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Lake County, Ohio - Soil & Water Conservation District

Stream Management

    Stream Management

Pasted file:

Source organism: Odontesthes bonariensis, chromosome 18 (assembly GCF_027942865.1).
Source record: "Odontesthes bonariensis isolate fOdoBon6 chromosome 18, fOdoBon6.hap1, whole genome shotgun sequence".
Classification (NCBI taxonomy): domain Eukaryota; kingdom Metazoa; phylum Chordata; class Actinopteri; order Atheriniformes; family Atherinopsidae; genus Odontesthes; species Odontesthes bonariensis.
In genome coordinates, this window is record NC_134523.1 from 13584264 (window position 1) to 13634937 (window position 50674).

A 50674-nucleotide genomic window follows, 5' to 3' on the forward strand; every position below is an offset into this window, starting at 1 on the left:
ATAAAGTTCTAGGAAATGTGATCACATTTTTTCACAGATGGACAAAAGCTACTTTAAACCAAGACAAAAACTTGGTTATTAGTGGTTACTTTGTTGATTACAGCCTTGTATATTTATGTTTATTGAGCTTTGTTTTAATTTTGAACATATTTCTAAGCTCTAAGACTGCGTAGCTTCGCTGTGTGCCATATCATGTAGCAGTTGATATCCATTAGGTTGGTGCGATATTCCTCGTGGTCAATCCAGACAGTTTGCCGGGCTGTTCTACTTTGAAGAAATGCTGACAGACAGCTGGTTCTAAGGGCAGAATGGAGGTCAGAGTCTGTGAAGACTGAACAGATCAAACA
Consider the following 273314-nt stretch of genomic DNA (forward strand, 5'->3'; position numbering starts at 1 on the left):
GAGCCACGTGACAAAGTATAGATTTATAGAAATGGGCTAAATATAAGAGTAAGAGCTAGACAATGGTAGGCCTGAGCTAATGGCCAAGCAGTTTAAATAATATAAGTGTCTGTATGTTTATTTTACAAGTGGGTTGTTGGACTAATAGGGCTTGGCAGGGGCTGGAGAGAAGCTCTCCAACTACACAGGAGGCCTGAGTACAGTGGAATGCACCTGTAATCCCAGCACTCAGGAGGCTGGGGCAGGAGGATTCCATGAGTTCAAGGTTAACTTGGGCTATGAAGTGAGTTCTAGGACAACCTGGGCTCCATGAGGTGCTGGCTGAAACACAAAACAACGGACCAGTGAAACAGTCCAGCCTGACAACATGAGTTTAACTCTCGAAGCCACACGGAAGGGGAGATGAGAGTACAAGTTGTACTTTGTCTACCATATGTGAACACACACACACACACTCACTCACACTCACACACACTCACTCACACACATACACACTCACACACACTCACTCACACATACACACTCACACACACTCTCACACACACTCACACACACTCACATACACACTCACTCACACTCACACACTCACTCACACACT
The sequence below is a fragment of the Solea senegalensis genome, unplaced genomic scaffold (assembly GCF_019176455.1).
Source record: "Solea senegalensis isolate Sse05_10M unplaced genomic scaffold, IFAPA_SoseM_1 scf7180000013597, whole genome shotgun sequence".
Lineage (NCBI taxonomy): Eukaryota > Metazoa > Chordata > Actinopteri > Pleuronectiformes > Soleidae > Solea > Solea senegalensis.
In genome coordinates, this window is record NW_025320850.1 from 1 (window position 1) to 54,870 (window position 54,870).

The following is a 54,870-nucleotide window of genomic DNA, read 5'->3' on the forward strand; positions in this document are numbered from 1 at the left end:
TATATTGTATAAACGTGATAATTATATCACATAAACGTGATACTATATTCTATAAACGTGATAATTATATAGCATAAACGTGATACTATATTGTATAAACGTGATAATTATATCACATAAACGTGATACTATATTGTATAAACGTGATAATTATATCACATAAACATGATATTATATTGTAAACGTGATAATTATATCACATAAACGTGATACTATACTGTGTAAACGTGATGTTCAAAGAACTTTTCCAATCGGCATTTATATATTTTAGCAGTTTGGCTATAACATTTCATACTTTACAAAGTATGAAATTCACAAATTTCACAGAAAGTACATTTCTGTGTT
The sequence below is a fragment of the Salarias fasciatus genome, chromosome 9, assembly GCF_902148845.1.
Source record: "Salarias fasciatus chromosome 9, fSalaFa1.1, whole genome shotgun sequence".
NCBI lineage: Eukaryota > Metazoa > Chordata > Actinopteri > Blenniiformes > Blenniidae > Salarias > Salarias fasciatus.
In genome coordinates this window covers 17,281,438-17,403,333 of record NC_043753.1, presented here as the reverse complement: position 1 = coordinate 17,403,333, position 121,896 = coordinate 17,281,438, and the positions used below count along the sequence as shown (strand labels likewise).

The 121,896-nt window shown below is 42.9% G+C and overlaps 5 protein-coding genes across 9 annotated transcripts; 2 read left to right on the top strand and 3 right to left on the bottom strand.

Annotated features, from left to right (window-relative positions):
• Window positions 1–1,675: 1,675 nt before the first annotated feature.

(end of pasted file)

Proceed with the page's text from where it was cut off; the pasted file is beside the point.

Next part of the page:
How can Lake County landowners manage stream resources on their property? Riparian corridors along the stream, areas adjacent to the stream containing natural woody vegetation, are essential to maintaining the property physical, chemical, and biological attributes of streams. Tree roots growing in the banks help to keep steep slopes stables, lessening erosion. Shade from the canopies of mature trees shade the stream and help to keep summertime flows cool and the dissolved oxygen high. The leaf litter and understory vegetation also help to filter out surface water that may contain contaminants and/or excessive nutrients from lawn care products and pet waste. Leaf litter and woody debris from the riparian corridor are also essential habitat features and food sources for certain aquatic species. The root structures in the water provide hiding places for predators and prey alike, and the shade from these trees keeps many streams cool enough to support coldwater-adapted species. In addition to riparian corridors, it also a good practice to compost any yard clippings and brush. Placing these items in the corridor or on slopes prevents the growth of natural vegetation. Remember, the root structures of woody vegetation are the best defense against accelerated erosion. Composting also provides rich organic material for gardens and flowerbeds. Application of fertilizers and pesticides should be kept to minimum and when sprayed should be used according to the manufacturer’s directions. Conservation Easements are also a good tool to permanently protect the special areas in our county that exhibit outstanding examples of natural environments. A conservation easement is the granting of the conservation value (timber, soil, minerals, oil/gas, etc) to an agency that holds the rights in perpetuity. The landowner retains possession of the property for the quiet enjoyment, hunting, fishing, etc. For more information on easements or proper stream management techniques, contact the Lake SWCD.

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